The Eclectic review. vol. 1-New [8th], Volume 22

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Page 253 - And Jesus answered him, The first of all the commandments is, Hear, O Israel; The Lord our God is one Lord : And thou shalt love the Lord thy God with all thy heart, and with all thy soul, and with all thy mind, and with all thy strength : this is the first commandment.
Page 361 - I indeed baptize you with water unto repentance: but he that cometh after me is mightier than I, whose shoes I am not worthy to bear: he shall baptize you with the Holy Ghost, and with fire: whose fan is in his hand, and he will throughly purge his floor, and gather his wheat into the garner; but he will burn up the chaff with unquenchable fire.
Page 252 - If there arise among you a prophet, or a dreamer of dreams, and giveth thee a sign or a wonder, and the sign or the wonder come to pass, whereof he spake unto thee, saying, Let us go after other gods, which thou hast not known, and let us serve them ; thou shalt not hearken unto the words of that prophet, or that dreamer of dreams : for the Lord your God proveth you, to know whether ye love the Lord your God with all your heart and with all your soul.
Page 472 - For it is God which worketh in you both to will and to do of his good pleasure. Do all things without murmurings and disputings: that ye may be blameless and harmless, the sons of God, without rebuke, in the midst of a crooked and perverse nation, among whom ye shine as lights in the world; holding forth the word of life...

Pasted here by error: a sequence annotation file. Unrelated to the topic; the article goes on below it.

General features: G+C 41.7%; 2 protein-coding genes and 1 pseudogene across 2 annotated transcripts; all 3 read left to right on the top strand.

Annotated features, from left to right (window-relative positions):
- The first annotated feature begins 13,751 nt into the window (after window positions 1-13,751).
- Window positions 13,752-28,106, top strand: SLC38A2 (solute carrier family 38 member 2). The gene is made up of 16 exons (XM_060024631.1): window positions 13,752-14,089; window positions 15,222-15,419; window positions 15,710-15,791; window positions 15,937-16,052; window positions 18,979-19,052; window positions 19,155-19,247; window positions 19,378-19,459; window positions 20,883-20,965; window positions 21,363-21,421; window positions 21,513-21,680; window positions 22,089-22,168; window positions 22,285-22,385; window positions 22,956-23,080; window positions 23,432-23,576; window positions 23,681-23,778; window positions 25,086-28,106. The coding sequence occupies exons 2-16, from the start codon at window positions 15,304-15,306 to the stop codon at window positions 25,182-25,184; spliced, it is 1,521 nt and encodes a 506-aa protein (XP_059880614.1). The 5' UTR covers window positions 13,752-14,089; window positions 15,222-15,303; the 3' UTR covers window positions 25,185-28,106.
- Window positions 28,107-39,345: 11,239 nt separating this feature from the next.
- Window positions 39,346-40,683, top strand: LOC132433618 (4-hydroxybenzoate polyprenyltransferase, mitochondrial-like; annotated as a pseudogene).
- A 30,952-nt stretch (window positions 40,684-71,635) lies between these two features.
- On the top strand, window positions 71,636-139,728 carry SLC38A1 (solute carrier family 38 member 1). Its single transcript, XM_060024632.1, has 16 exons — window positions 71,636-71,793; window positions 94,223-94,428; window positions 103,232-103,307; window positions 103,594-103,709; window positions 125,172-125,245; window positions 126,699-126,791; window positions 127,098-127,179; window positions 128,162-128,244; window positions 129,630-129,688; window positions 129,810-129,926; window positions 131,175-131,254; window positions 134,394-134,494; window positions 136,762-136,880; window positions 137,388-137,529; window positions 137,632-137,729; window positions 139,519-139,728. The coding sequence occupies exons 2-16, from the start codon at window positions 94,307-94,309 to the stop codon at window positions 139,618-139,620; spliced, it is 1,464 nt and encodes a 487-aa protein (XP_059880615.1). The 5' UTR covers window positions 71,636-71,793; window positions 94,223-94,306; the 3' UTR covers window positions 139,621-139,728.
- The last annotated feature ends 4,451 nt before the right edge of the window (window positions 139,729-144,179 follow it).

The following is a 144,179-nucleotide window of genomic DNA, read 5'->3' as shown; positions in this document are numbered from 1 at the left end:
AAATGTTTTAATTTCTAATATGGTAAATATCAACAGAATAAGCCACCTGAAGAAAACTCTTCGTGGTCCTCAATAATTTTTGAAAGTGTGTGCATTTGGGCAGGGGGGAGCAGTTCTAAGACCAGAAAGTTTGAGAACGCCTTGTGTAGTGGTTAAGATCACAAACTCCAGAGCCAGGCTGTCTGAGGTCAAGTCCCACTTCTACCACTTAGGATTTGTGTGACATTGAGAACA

Page 252 - And after threescore and two weeks shall Messiah be cut off, but not for himself: and the people of the prince that shall come shall destroy the city and the sanctuary; and the end thereof shall be with a flood, and unto the end of the war desolations are determined.
Page 265 - God hath chosen the foolish things of the world to confound the wise, and the weak things of the world to confound the things which are mighty...
Page 455 - All the fowls of heaven made their nests in his boughs, and under his branches did all the beasts of the field bring forth their young, and under his shadow dwelt all great nations.
Page 327 - The storm has gone over me ; and I lie like one of those old oaks which the late hurricane has scattered about me. I am stripped of all my honours, I am torn up by the roots, and lie prostrate on the earth ! There, and prostrate there, I most unfeignedly recognize the Divine justice, and in some degree submit to it.
Page 433 - An old clock, that had stood for fifty years in a farmer's kitchen, without giving its owner any cause of complaint, early one summer's morning, before the family was stirring, suddenly stopped. Upon this, the dial-plate (if we may credit the fable,) changed countenance with alarm; the hands made a vain effort to continue their course ; the wheels remained motionless with surprise ; the weights hung speechless; each member felt disposed to lay the blame on the others. At length the dial instituted...
Page 224 - How charming is divine Philosophy! Not harsh and crabbed, as dull fools suppose, But musical as is Apollo's lute, And a perpetual feast of nectar'd sweets, Where no crude surfeit reigns.

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